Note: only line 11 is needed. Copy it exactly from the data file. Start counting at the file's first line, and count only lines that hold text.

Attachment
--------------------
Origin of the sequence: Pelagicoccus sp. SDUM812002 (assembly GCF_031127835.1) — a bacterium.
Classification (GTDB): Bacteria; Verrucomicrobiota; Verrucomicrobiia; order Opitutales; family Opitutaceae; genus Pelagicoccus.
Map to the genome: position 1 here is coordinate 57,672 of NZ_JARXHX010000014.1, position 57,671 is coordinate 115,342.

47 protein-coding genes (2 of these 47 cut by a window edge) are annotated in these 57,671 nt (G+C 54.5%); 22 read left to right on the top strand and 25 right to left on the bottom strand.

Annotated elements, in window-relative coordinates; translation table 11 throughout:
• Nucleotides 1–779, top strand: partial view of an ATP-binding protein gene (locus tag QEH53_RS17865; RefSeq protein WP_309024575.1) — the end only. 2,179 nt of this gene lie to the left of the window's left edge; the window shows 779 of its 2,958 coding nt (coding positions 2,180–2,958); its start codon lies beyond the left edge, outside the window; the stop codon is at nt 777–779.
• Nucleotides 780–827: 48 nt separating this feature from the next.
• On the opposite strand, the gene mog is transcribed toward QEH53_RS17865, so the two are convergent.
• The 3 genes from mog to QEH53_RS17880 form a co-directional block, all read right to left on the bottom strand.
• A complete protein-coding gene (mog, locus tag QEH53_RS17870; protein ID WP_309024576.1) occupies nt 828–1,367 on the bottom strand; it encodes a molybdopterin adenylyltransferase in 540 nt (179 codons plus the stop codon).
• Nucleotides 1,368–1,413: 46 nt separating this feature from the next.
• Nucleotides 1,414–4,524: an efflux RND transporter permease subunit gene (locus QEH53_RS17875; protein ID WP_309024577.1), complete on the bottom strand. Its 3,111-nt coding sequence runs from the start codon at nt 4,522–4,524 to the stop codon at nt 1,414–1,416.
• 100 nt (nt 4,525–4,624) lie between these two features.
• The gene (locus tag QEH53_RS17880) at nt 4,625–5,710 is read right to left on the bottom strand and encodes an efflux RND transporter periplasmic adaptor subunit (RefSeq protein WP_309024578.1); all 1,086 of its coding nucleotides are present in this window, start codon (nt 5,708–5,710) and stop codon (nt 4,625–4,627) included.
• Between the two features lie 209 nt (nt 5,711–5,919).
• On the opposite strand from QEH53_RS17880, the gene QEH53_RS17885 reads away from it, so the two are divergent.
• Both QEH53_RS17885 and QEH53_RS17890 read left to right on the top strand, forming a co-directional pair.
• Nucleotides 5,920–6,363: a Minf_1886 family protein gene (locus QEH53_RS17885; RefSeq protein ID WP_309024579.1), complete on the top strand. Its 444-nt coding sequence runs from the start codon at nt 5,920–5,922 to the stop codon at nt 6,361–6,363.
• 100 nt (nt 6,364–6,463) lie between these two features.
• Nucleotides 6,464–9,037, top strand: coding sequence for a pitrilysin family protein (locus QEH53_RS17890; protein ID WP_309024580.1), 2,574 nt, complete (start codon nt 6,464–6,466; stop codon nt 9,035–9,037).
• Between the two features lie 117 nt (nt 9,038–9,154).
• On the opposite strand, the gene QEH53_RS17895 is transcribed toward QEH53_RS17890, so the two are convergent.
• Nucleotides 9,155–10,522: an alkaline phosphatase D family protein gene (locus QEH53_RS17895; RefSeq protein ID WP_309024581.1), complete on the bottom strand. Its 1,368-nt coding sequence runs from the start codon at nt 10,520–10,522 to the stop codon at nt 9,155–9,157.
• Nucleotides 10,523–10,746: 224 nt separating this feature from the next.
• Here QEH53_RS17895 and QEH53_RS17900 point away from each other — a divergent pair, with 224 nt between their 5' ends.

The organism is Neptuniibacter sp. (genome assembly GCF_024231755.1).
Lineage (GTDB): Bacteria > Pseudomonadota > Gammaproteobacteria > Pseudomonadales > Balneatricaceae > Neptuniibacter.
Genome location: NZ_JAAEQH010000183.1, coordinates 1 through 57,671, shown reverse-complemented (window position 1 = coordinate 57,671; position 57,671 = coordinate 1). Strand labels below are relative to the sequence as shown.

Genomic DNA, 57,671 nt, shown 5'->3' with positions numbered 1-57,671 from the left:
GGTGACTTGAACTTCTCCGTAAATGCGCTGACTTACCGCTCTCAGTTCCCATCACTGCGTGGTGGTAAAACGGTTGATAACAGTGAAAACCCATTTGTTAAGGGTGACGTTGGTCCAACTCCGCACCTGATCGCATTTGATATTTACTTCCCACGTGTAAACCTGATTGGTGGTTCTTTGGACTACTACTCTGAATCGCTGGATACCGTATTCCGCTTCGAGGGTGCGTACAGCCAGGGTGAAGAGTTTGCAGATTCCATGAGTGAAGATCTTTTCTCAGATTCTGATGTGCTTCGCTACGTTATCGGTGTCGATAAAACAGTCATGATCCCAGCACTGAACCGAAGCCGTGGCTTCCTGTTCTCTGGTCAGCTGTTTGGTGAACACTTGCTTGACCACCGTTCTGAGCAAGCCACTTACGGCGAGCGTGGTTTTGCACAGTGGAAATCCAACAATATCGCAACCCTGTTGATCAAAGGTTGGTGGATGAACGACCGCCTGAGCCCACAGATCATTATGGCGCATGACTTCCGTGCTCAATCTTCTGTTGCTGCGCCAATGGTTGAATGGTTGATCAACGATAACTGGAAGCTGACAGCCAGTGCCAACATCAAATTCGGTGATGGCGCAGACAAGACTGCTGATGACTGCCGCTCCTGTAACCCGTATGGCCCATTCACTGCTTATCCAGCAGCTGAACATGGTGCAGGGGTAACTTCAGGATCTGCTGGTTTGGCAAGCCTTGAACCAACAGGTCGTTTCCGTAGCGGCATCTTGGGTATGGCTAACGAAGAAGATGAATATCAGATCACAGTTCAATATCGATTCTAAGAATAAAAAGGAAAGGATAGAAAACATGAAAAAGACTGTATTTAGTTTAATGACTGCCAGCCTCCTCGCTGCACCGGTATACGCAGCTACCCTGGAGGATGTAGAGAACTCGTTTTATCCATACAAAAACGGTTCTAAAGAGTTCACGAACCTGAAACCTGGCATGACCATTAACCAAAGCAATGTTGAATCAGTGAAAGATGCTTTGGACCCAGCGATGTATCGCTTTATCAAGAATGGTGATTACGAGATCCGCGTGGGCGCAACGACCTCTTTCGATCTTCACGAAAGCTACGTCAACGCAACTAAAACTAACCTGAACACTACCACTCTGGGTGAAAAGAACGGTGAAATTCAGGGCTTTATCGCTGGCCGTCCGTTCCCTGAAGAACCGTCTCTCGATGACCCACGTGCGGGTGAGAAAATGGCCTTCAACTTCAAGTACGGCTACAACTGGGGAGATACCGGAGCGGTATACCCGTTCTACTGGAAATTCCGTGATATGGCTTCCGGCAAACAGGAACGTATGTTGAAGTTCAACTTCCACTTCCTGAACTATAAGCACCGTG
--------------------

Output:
• Nucleotides 1,368–1,413: 46 nt separating this feature from the next.